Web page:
Screenwriter Richard Curtis, king of the middle-class rom-com, has said he is worried about Netflix sanitising British cinema.
Curtis’ box-office hits such as Four Weddings and A Funeral, Love Actually and Notting Hill have been criticised in the past for their white-washed portrayal of the UK, presenting a London with little ethnic diversity that is full of upper middle-class people living in sprawling city-centre properties.
But now, the filmmaker, whose comedies are notoriously clean-cut, has expressed his concerns that streaming service Netflix could mould UK films into a “sanitised, cleaned up” version of life as we know it.
According to Mail Online, Curtis told the Cheltenham Literature Festival: “I tried to write a movie set in America, the first film I wrote, but I realised that I didn’t know what people had in their fridge, what music they were listening to, how they got to school.”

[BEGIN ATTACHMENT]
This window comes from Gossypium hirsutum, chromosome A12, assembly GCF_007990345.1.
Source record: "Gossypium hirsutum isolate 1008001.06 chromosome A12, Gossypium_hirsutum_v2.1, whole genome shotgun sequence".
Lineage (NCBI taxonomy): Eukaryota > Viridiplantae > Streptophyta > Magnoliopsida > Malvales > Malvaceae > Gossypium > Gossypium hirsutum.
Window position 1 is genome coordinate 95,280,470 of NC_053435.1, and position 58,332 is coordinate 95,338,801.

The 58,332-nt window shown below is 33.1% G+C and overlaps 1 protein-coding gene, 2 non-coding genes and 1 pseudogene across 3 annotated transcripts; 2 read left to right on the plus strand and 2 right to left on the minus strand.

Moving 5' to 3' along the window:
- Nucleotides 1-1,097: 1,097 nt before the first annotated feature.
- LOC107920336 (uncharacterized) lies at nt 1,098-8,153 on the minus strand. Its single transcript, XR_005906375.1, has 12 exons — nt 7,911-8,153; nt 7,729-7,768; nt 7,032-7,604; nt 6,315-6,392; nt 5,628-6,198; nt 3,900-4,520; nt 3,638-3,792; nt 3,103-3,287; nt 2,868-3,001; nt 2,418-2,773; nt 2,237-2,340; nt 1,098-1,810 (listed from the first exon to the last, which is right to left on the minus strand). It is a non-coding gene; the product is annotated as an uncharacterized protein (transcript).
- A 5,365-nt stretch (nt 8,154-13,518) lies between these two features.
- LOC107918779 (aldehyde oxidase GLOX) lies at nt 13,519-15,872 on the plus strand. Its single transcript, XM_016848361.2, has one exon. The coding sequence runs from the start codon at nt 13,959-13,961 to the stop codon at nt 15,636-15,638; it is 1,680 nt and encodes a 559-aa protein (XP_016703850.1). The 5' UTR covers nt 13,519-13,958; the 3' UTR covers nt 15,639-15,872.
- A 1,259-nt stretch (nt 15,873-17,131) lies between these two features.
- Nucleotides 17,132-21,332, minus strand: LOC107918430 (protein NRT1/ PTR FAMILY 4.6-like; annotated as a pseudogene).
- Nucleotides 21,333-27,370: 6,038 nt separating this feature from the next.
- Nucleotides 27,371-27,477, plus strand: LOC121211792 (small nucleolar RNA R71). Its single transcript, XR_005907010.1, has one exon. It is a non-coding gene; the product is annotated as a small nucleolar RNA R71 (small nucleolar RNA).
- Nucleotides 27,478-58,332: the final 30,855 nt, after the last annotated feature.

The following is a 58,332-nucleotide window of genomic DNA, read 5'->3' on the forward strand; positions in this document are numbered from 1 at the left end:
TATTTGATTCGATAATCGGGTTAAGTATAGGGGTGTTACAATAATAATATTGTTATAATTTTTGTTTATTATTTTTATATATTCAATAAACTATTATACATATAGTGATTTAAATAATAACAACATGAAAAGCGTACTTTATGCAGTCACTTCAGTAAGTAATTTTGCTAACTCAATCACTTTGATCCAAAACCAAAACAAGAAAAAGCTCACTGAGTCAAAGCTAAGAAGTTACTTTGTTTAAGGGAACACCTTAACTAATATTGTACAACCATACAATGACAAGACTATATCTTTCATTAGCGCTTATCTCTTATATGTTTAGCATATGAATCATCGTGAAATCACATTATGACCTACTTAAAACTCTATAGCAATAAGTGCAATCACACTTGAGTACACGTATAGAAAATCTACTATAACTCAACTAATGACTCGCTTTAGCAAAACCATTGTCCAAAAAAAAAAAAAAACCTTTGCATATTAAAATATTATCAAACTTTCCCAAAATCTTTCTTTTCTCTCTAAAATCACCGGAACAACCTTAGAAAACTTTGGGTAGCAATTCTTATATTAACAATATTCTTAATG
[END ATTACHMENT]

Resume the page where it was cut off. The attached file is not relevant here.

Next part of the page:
Curtis said that his films were, in his view, so quintessentially British because he was writing about what he knew.
He added: “That’s why I’m so nervous about Netflix buying up all the talent and everything because I worry that things are going to get bent away from what we know into a sort of slightly sanitised, cleaned up and commercialised version of what we view as that experience.”
Many of Curtis’s films star Hugh Grant, and other famous faces to have featured in his movies include Julia Roberts, Andie MacDowell, Kristin Scott Thomas and Anna Chancellor.
Curtis himself has acknowledged how his unfamiliar version of London has contributed to the gentrification of parts of London, particularly Notting Hill, which was known as one of the most diverse areas of the country when his film came out in the late 1990s.
In 2015, he told The Independent: “I strongly support the campaign to try to keep Portobello Road as Portobello Road. I worry that my film [Notting Hill] was part of making that job more difficult.”